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among other international sites—are investigating the utility of CRCs for treating a variety of diseases, and the National Cancer Institute is using CRCs in studies of head, neck and genitourinary cancers. Georgetown has a patent pending on the method, but scientific investigators can use it freely. Georgetown is currently employing various strategies, including formation of a spin-off company, Propagenix, to “The advantage is that we can grow these cells out facilitate scale-up and validation of the technology for various commercial under what we call reprogramming conditions so they applications. “This new technology could provide a transformational, dynamic platform for personalized cancer therapy,” said Louis M. Weiner, M.D., director of Georgetown Lombardi. “Others share our view,” he added, referring to Doug Melton, Ph.D., co-director of the Harvard Stem Cell Institute.
will grow very rapidly and very efficiently.” — Richard Schlegel, M.D., Ph.D.
In a 2012 news story about Schlegel’s cell reprogramming approach, Melton told the Associated Press, “What could be more personalized than taking this person’s cell, growing it in culture, finding a drug to treat them and then treat them?” Melton added that the Georgetown Method “gives an answer quickly enough that it could save lives.”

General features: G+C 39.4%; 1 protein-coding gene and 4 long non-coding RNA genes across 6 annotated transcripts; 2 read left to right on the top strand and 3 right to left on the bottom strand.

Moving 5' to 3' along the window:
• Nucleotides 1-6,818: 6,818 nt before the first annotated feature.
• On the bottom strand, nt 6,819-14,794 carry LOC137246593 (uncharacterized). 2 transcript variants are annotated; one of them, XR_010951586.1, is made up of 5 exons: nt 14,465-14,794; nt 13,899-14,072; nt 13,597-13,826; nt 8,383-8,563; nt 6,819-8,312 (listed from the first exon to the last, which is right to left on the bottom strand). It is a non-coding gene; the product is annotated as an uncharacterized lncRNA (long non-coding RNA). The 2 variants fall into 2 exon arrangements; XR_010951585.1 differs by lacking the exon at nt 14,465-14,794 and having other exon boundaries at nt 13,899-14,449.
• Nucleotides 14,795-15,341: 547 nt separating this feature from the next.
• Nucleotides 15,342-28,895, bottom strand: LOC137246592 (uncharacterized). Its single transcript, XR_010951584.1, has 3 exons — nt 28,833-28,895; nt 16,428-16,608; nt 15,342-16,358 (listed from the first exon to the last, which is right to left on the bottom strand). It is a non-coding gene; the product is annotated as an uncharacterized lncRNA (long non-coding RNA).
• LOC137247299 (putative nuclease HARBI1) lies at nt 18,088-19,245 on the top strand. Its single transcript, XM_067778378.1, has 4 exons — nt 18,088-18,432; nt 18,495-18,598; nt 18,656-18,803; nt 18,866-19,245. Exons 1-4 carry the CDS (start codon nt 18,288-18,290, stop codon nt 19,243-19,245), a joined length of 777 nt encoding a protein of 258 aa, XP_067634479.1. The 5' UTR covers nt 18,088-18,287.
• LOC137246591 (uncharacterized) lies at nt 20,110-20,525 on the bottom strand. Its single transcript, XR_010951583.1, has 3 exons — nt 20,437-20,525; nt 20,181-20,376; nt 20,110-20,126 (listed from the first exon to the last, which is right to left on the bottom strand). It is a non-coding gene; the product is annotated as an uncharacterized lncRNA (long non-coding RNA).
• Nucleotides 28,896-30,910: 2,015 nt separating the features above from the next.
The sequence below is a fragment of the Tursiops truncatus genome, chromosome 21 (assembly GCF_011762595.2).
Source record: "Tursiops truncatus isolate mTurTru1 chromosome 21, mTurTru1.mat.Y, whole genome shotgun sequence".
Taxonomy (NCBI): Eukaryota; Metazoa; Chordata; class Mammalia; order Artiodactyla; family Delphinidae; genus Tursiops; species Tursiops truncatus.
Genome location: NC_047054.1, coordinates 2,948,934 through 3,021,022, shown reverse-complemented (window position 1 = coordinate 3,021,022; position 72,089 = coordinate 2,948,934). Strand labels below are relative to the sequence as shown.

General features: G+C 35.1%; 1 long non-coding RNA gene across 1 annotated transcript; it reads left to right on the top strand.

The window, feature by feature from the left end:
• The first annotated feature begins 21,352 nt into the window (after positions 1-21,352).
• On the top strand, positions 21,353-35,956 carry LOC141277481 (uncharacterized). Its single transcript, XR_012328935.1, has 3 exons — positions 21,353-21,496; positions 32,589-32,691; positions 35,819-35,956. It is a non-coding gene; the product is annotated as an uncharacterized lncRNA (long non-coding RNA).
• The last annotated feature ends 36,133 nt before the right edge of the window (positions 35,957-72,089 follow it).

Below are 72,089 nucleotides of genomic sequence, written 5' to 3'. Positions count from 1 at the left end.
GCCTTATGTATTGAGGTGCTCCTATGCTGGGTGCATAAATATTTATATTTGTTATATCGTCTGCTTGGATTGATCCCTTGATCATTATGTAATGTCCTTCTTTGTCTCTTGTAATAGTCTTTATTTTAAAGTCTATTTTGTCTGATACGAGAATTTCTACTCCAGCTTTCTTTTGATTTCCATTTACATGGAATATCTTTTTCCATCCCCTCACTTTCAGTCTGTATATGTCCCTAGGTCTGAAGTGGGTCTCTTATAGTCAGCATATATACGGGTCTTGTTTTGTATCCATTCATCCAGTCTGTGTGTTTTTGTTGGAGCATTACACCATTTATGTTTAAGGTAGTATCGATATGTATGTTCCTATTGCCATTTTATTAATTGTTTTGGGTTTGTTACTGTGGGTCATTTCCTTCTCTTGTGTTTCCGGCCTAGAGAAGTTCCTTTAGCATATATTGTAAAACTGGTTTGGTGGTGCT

A new category of stem cells Researchers have long sought ways to study the mechanisms of healthy and diseased cell growth in cancer and other diseases. A stem cell is the early stage of a cell’s life before it develops its specialized function, such as a muscle cell, a red blood cell or a brain cell. Before the Georgetown Method, these cells were only obtainable from embryos (embryonic stem cells), or by genetically altering a cell to a stem-like state (induced pluripotent stem cells). CRCs represent a new category of stem cells. While the potential implications of this new technique go far beyond cancer, the foundational studies were conducted in cancer cells. Before Schlegel’s breakthrough in December 2011, no one had been able to keep both normal cells and cancer cells alive in the laboratory. Immortalized tumor cell lines did and still do exist, but they have changed so much over the decades that researchers say they do not resemble natural cancer cells any more.
Richard Schlegel, M.D., Ph.D.
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Center for Cell Reprogramming
“The advantage is that we can grow these cells out under what we call reprogramming conditions so they will grow very rapidly and very efficiently,” he said. Schlegel and Liu discovered that adding two different substances (known as a Rho kinase inhibitor and fibroblast feeder cells) to cancer cells or to normal cells pushes them to morph into stem-like cells that stay alive indefinitely. When the two substances are withdrawn from the cells, they revert back to the type of cell they once were.
“CRCs really could offer a fundamental change in the way drug treatments are selected for each individual patient.” — Christopher Albanese, Ph.D.